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Browsing: Diary of John Adams, Volume 2


Docno: ADMS-01-02-02-0001-0005-0021

Author: Adams, John
Date: 1771-06-26

Wednesday June 26th: 1771.

Yesterday I had a good deal of Conversation with Judge Trowbridge. He seems alarmed about the Powers of the Court of Probate. He says if Judge Danforth was to die Tomorrow, and the Governor was to offer that Place to him, he would not take it, because he thinks it ought always to be given to some Judge of the Inferiour Court, and then, some one Lawyer might be found in each County who would take { 42 } a Seat upon the Inferiour Bench, if he could be made a Judge of Probate at the same Time. He says he is utterly against Foster Hutchinsons holding the Probate Office in Boston, if he takes his Place upon the Superior Bench—and if the Governor is an integral Part, of the Court of Probate, the Supreme ordinary, i.e. if he is not, with the Members of the Council, only Primus inter Pares but has a Negative upon all their Decrees as Governor Shirley, Govr. Bernard and the late Secretary, were of Opinion, he thinks we may be in great Danger from the Court of Probate, and Judge Russell always opposed every Attempt to extend the Power of the Court of Probate.—He used to say We might have Bishops here, and the Court of Probate might get into their Hands, and therefore We ought to be upon our Guard.

Docno: ADMS-01-02-02-0001-0005-0022

Author: Adams, John
Date: 1771-06-28

Fryday June 28th. 1771.

At York. Yesterday I spent in Walking, one Way and another, to view the Town. I find that Walking serves me much. It sets my Blood in Motion much more than Riding.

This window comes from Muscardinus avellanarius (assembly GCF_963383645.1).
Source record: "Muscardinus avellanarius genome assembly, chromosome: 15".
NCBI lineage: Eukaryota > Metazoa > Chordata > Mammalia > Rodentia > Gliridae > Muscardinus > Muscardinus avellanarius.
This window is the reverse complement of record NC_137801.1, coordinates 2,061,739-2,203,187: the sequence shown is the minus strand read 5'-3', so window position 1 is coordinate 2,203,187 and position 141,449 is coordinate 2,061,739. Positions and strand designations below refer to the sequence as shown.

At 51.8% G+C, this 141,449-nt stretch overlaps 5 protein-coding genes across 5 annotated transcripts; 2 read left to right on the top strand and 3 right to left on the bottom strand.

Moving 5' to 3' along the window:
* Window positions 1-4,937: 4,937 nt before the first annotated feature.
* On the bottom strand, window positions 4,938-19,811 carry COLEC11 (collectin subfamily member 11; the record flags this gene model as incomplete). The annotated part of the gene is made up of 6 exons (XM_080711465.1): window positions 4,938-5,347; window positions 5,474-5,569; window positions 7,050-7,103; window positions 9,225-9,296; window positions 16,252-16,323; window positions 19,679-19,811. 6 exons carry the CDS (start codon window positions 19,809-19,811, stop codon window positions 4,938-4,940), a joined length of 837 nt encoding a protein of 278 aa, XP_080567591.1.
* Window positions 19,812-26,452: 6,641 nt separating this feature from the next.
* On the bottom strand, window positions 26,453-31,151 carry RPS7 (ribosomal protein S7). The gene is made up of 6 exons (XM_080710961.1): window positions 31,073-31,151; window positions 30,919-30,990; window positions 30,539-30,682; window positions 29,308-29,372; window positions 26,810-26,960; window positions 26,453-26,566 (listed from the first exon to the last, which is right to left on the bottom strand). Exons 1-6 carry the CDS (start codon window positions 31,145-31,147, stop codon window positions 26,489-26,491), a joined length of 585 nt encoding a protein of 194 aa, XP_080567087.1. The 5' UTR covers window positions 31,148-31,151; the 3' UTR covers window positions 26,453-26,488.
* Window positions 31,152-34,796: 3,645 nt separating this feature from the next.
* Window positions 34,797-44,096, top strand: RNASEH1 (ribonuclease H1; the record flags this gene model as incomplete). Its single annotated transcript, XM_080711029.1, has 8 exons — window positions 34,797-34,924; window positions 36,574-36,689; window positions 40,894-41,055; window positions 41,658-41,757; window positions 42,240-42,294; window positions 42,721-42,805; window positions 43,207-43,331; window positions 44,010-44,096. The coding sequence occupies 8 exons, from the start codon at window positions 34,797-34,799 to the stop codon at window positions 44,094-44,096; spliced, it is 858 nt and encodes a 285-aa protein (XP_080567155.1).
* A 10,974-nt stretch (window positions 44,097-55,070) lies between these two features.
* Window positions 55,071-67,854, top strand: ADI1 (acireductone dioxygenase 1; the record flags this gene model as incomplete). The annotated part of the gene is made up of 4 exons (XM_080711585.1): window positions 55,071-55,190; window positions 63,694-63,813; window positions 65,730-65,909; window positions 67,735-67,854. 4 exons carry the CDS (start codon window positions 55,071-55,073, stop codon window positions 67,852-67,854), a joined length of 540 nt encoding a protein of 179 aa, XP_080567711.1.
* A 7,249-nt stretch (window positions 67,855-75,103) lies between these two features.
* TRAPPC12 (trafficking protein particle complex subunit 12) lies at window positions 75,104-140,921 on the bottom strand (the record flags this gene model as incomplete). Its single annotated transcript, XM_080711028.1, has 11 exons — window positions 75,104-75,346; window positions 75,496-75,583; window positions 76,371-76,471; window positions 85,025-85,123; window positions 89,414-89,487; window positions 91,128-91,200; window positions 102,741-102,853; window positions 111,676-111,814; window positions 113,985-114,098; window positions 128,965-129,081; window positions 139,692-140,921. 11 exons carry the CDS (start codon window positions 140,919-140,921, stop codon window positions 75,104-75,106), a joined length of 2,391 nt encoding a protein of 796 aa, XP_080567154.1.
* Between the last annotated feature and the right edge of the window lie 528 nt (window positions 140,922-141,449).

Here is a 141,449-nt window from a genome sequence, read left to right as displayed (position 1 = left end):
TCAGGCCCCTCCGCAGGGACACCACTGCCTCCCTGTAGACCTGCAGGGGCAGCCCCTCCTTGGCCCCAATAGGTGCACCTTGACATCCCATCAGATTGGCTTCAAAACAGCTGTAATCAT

Had some Conversation this Week with Chadburn of Berwick. He says, that Jo. Lee came to him, on the Election day Morning, and said “I know you are a peaceable Man. Why cant you vote for a few Gentlemen who would be agreable to the Governor and then perhaps some Gentlemen may not be negatived who would be agreable to you. Why cant you promote a Coalition?” Chadburn answered, I dont know who would be agreable to the Governor. I have not had a List.—Lee then mentioned Mr. Ropes, Lt. Govr. Oliver, and some of the Judges.—Why cant you choose some of those old Statesmen, who have [been] long and intimately acquainted with the Policy of the Province? &c.— Thus the Governors Emissaries are busy—instilling, insinuating, their Notions, and Principles, &c.
Had a little Chat this Week with Coll. Sparhawk of Kittery. He says “Now you are come away, they are become peaceable. You kept up a shocking Clamour while you was there.”—This he said laughing, but there was rather too much Truth in it, to be made a Jest.—“They do you the Justice to say that no Man ever spoke more freely, than you did, and in Opposition to the rising Sun. But in order to take off from your Virtue, they say there is some private Pique between the Governor and you.”—I told him there was none. He had always treated me well personally. If I had been actuated by private Pique, I would not have left the general Court but I would have remained there on Purpose to plague him. I could at least have been a Thorn in his Side—&c. But { 43 } that I had been fully convinced in my own Mind these 10 Years that he was determined to raise himself and family, at all Hazards, and even on the Ruins of the Province, and that I had uniformly expressed that Opinion these 10 Years.
Sparhawk mentioned the Intrepidity of Sam Adams, a Man he says of great Sensibility, of tender Nerves, and harrased, dependant, in their Power. Yet he had born up against all—it must have penetrated him very deeply, &c.
Cite web page as: Founding Families: Digital Editions of the Papers of the Winthrops and the Adamses, ed.C. James Taylor. Boston: Massachusetts Historical Society, 2014.
http://www.masshist.org/apde2/